I thought for some reason the term Greenwood referred to the ancient forests of Britain, and implied a mythological location which maybe could only be glimpsed as an echo of a past time when the land was covered in trees. I think I must have imagined it because I can find no trace of it; Thomas Hardy wrote a book ‘Under the Greenwood Tree’, Greenwood the Great is another name for Mirkwood in ‘Lord of the Rings’, but Greenwood, or the Greenwood, doesn’t seem to exist.
Hardy published his novel, his second in 1872 and took the title from a song in Shakespeare’s As You Like It, ‘Under the greenwood tree, Who loves to lie with me, And turn his merry note, Unto the sweet bird’s throat, Come hither, come hither, come hither, Here shall he see no enemy, But winter and rough weather,’.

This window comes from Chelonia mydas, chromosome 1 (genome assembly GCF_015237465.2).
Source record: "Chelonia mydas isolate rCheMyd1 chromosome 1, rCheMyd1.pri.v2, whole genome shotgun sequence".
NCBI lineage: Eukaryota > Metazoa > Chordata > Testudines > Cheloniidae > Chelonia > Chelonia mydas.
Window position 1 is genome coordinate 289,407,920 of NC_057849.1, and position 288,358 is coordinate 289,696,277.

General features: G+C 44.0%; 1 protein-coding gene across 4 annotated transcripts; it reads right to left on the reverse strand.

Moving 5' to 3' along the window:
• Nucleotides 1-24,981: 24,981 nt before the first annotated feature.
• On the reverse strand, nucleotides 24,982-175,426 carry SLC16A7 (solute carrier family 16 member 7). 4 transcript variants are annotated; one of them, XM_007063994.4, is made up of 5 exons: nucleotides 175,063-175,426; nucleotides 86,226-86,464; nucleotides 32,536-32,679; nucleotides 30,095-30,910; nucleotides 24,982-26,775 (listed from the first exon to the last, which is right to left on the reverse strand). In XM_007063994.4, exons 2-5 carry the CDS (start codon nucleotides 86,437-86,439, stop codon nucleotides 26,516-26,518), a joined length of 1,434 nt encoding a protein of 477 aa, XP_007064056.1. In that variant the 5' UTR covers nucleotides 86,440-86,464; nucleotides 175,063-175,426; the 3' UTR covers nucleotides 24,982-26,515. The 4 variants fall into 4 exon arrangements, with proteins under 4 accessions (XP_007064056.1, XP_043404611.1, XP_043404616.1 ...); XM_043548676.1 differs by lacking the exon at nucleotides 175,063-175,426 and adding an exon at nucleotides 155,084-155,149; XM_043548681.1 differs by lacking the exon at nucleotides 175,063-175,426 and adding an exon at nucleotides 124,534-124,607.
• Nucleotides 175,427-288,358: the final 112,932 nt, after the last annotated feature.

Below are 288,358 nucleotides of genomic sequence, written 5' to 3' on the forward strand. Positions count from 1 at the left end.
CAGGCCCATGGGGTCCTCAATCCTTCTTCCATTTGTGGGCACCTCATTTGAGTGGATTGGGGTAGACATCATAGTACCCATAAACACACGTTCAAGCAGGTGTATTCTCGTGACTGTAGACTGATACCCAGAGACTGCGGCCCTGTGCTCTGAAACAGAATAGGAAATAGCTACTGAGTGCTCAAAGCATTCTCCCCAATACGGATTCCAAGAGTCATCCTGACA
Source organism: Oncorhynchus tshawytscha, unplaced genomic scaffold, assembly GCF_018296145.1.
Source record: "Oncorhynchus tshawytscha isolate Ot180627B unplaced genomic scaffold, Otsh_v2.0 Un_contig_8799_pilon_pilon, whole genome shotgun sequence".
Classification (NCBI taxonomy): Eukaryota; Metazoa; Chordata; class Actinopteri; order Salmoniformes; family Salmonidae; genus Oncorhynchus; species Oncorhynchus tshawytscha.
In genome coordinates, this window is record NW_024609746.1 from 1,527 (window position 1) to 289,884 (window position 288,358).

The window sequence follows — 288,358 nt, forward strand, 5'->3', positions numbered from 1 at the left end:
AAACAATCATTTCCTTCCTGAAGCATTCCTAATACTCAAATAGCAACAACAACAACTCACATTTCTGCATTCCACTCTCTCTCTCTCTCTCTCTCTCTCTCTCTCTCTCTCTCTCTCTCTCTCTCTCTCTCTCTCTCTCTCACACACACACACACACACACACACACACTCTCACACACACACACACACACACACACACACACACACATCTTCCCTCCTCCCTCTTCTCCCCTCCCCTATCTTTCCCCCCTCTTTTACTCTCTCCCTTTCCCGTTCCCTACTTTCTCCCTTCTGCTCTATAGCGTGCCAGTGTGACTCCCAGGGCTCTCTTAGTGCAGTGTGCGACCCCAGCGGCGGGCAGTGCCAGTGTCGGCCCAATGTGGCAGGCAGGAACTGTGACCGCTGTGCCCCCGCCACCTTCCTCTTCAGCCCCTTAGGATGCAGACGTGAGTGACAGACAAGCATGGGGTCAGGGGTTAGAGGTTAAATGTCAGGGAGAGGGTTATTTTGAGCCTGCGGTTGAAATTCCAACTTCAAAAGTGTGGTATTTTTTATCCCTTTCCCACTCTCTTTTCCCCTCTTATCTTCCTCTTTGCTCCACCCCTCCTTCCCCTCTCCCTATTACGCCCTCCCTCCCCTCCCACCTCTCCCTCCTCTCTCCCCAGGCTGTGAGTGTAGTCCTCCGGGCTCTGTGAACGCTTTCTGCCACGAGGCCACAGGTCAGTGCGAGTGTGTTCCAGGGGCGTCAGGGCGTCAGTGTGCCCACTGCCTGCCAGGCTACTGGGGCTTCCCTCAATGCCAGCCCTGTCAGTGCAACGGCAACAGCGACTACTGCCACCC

J.R.R. Tolkien’s Mirkwood was an archetypal British deciduous broad-leaved forest where the elves lived.
Green wood, is timber which hasn’t been seasoned, it can be used for a particular sort of furniture and tool making, where the ‘greenness’ of the wood is essential in the process of making the items. Greenwood can also be a surname, and there are many places called Greenwood, one in Australia, six in Canada, nearly thirty-five in the USA, and various companies, schools, businesses, and even a cemetery and an observatory called Greenwood.
Maybe I should write about the Greenwood; in many of my novels there is an area of ancient forest and woodland called Camel Wood… maybe that is part of the greenwood… I must think about this!